The Reserve Bank of India will lift the repurchase rate by 25 basis points to 8.50 percent tomorrow, according to 18 of 28 economists surveyed by Bloomberg. Ten predict no change. India’s challenge to contain inflation “remains significant” and this year’s weakening of the rupee has emerged as a “new source” for price pressures, the central bank said today.
“High headline and core inflation, stubborn commodity prices, the weaker rupee and looming fiscal slippage will likely influence the RBI to hike” borrowing costs, analysts at Barclays Capital, including Mumbai-based Siddhartha Sanyal, wrote in a report published today.
The yield on the 7.8 percent notes due April 2021 was little changed at 8.82 percent in Mumbai, according to the central bank’s trading system. That’s the highest closing level for rates on benchmark 10-year bonds since August 2008, according to data compiled by Bloomberg.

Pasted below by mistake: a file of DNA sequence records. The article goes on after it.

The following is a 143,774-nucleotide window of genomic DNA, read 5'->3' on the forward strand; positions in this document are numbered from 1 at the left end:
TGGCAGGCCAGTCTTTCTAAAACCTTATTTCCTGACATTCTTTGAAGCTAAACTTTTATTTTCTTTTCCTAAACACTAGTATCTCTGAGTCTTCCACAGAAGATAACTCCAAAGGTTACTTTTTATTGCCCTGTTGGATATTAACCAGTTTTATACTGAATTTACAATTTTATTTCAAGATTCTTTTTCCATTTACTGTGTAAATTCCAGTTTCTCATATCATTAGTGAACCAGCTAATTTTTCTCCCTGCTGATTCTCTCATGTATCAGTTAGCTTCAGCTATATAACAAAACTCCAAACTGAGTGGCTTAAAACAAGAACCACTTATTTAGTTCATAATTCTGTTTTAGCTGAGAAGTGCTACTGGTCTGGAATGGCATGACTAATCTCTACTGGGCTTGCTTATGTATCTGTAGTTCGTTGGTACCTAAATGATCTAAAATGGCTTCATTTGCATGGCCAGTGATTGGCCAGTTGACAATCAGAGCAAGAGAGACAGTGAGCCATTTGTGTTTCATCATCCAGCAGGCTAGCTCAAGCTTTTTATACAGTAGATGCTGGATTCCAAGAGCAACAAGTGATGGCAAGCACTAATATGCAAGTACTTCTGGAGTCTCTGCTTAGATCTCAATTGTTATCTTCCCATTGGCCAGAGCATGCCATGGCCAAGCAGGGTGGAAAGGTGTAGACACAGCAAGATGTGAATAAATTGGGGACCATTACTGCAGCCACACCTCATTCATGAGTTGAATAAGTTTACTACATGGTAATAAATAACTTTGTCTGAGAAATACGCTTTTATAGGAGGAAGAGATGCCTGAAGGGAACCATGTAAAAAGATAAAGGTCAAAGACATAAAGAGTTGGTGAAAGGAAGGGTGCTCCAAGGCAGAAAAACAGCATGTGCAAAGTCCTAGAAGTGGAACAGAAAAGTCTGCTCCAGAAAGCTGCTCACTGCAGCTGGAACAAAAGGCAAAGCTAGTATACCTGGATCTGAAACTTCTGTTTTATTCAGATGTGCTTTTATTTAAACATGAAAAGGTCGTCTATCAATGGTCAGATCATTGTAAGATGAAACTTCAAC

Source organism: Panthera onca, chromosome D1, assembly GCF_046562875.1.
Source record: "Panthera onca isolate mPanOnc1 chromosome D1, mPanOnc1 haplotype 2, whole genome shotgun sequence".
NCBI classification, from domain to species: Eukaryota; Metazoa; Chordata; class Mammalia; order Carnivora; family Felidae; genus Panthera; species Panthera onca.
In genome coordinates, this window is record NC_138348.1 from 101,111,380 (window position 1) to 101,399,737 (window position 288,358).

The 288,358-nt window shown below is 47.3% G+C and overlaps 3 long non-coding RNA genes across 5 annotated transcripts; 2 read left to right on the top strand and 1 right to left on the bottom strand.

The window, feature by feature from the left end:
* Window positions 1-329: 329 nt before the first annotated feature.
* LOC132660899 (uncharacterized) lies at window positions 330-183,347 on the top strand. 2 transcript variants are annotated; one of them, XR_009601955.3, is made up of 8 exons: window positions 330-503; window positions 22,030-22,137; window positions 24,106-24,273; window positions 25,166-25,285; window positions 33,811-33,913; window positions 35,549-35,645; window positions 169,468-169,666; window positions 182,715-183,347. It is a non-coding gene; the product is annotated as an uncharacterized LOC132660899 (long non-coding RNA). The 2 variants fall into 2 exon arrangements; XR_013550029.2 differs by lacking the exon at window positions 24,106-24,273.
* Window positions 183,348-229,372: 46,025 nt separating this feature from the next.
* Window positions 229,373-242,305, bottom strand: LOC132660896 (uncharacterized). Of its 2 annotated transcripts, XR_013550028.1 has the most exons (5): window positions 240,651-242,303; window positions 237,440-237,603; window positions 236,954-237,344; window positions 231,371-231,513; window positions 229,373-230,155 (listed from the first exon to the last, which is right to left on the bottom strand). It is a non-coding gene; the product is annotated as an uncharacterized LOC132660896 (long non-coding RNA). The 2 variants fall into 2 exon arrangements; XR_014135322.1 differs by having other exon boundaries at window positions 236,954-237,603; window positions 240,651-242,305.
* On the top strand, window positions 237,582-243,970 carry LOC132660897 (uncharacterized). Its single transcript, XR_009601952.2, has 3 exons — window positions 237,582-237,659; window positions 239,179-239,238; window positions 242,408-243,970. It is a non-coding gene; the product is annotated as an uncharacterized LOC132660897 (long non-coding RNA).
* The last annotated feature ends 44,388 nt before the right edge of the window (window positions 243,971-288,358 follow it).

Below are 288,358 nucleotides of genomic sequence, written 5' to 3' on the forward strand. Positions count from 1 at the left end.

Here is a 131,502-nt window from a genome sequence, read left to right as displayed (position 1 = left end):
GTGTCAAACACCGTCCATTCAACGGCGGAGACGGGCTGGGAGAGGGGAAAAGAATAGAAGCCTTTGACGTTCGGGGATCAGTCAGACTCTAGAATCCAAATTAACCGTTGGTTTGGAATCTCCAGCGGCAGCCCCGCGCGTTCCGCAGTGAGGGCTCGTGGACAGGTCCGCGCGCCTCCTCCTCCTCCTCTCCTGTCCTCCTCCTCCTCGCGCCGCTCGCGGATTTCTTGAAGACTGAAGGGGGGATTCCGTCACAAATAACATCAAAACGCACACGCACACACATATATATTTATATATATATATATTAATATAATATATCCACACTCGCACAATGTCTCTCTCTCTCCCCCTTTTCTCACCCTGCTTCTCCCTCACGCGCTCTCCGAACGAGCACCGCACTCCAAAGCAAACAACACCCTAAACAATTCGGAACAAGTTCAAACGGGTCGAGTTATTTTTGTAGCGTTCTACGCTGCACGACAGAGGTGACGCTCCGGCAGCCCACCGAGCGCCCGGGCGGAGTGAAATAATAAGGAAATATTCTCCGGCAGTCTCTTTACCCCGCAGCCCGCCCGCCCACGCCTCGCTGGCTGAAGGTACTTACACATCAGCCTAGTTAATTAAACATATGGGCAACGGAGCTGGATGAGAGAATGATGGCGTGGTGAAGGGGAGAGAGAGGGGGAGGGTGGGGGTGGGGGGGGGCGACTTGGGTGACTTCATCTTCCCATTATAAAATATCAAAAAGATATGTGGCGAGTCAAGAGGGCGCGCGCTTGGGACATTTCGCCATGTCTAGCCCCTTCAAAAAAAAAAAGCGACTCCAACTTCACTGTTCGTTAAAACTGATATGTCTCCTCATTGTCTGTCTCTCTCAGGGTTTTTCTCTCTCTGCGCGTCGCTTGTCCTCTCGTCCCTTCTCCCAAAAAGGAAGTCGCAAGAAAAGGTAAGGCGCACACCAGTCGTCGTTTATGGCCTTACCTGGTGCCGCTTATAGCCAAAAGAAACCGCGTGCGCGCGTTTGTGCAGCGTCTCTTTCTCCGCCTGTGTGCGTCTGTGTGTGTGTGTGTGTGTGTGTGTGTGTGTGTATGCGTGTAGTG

The wholesale-price index rose 9.72 percent in September from a year earlier after a 9.78 percent increase in August, the most since July 2010, government data show. The rupee slid more than 10 percent against the dollar this year, the worst performance among the 10 most-traded Asian currencies.
The cost of one-year interest-rate swaps, or derivative contracts used to guard against fluctuations in borrowing costs, were little changed at 8.3050 percent, according to data compiled by Bloomberg.
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